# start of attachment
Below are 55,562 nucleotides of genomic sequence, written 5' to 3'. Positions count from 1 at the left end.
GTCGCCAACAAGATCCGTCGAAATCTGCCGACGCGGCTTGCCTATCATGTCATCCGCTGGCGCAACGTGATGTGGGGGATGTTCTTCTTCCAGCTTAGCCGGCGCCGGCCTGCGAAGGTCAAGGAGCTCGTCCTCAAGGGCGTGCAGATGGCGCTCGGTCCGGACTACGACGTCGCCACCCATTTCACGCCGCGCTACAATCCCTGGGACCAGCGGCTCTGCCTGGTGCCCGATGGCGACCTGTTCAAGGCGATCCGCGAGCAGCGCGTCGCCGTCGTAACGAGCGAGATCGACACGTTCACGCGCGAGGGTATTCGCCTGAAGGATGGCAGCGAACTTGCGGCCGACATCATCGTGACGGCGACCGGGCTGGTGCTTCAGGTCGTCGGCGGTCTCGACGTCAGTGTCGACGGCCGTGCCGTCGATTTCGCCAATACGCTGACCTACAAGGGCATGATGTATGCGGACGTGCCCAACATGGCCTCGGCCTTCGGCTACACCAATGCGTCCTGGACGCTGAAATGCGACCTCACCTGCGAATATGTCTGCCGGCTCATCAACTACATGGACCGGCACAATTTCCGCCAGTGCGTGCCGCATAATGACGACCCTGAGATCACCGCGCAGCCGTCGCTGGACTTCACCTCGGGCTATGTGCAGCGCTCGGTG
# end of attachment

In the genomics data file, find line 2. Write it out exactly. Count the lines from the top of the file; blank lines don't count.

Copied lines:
GTCGCCAACAAGATCCGTCGAAATCTGCCGACGCGGCTTGCCTATCATGTCATCCGCTGGCGCAACGTGATGTGGGGGATGTTCTTCTTCCAGCTTAGCCGGCGCCGGCCTGCGAAGGTCAAGGAGCTCGTCCTCAAGGGCGTGCAGATGGCGCTCGGTCCGGACTACGACGTCGCCACCCATTTCACGCCGCGCTACAATCCCTGGGACCAGCGGCTCTGCCTGGTGCCCGATGGCGACCTGTTCAAGGCGATCCGCGAGCAGCGCGTCGCCGTCGTAACGAGCGAGATCGACACGTTCACGCGCGAGGGTATTCGCCTGAAGGATGGCAGCGAACTTGCGGCCGACATCATCGTGACGGCGACCGGGCTGGTGCTTCAGGTCGTCGGCGGTCTCGACGTCAGTGTCGACGGCCGTGCCGTCGATTTCGCCAATACGCTGACCTACAAGGGCATGATGTATGCGGACGTGCCCAACATGGCCTCGGCCTTCGGCTACACCAATGCGTCCTGGACGCTGAAATGCGACCTCACCTGCGAATATGTCTGCCGGCTCATCAACTACATGGACCGGCACAATTTCCGCCAGTGCGTGCCGCATAATGACGACCCTGAGATCACCGCGCAGCCGTCGCTGGACTTCACCTCGGGCTATGTGCAGCGCTCGGTG